3. The human and the animal mind

Then Mustafa tried to ponder the difference and equality of a human mind and an animal mind. Was there a difference – and was the difference gradual or was it a difference in principle? It was a difficult question for Mustafa. At that time Mustafa had not learned the monastic teachings which Shano (and we) had already learned earlier in our story (though in ‘actually’ Shano learned most things ten years after Mustafa).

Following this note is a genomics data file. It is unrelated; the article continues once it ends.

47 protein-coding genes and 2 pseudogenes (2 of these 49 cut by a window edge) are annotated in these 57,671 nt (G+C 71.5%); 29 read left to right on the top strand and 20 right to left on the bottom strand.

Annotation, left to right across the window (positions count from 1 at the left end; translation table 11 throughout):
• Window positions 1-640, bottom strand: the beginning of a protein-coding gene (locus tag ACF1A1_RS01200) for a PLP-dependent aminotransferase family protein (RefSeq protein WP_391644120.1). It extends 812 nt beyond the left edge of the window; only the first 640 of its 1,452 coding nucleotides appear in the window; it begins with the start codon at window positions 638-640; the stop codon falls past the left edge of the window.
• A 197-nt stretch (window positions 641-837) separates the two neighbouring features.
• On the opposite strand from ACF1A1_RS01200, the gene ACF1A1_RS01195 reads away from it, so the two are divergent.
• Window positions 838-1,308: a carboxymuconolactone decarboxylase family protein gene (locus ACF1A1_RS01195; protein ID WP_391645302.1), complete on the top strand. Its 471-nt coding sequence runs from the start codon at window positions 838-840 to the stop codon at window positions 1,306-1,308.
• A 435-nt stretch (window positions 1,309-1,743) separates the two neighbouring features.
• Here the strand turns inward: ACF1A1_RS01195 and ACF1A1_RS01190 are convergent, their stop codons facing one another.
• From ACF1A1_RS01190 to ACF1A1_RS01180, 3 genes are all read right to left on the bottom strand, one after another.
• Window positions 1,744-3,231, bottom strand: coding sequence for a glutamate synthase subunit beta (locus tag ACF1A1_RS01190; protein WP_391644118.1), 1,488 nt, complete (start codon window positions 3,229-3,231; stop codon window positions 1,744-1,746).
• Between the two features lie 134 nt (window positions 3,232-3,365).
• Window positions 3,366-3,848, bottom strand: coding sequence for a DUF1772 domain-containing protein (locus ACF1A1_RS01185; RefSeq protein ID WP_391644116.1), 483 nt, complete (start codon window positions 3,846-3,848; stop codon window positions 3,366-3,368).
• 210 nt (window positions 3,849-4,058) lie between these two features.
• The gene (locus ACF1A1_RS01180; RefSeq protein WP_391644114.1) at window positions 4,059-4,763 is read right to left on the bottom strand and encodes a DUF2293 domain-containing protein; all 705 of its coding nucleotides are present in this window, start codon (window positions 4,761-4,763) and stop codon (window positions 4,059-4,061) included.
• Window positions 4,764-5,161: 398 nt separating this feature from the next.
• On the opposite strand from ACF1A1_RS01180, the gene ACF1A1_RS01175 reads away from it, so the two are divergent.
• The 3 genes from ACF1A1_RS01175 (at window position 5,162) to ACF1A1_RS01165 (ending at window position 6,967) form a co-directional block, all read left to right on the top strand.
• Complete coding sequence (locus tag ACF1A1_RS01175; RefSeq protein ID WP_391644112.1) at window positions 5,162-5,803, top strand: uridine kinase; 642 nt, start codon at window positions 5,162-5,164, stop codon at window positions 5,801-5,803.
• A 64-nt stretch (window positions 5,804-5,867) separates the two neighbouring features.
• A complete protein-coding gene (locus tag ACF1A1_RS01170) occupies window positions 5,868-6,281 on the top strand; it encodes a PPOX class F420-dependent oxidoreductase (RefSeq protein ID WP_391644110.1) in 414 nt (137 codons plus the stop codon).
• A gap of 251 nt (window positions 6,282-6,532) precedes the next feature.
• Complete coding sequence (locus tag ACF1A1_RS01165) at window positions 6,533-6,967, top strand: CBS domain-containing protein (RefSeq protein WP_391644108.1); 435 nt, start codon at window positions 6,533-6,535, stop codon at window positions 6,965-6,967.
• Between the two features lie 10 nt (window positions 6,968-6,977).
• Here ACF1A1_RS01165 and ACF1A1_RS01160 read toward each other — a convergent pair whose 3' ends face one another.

The technology – I mean the technical abilities of animal bodies – were in many cases far greater than those of human bodies. Humans could not fly on their own, or swim or climb very well, they were relatively slow, and human senses were often dumb compared to animals senses. Cats see better in the dark, dogs have better noses, bats have better ears, and even tiny insects can fly – while we humans are, without our artificial gadgets, bound to the ground. For humans, the air and the deep seas were terra incognita until recently, whereas butterflies and birds perfectly understood the movements of the sky millions of years before the first human baby was born, and fishes the sea. Moreover humans belong, esthetically, to the ugliest creatures on earth, Mustafa thought. Still, nothing seemed to have been created by the animals’ or plants’ personal minds. All creatures had in common that they were too stupid to really understand that 1+1=2. We humans are clumsy creators compared to God – clumsy engineers, clumsy artists, clumsy thinkers. Still humans are the only ones who can think on their own. ‘Humans have a spark of God no-one else has,’ thought Mustafa. He called it ‘imperfect creative mind’. He thought that it was a real aspect of the divine mind, as far as creativity and understanding was concerned. Still God didn’t have to create or understand anything at all, because ‘He’[1] was all: the future, the present and the past, all that was and will ever be. So the human mind was of God, but still far away from God.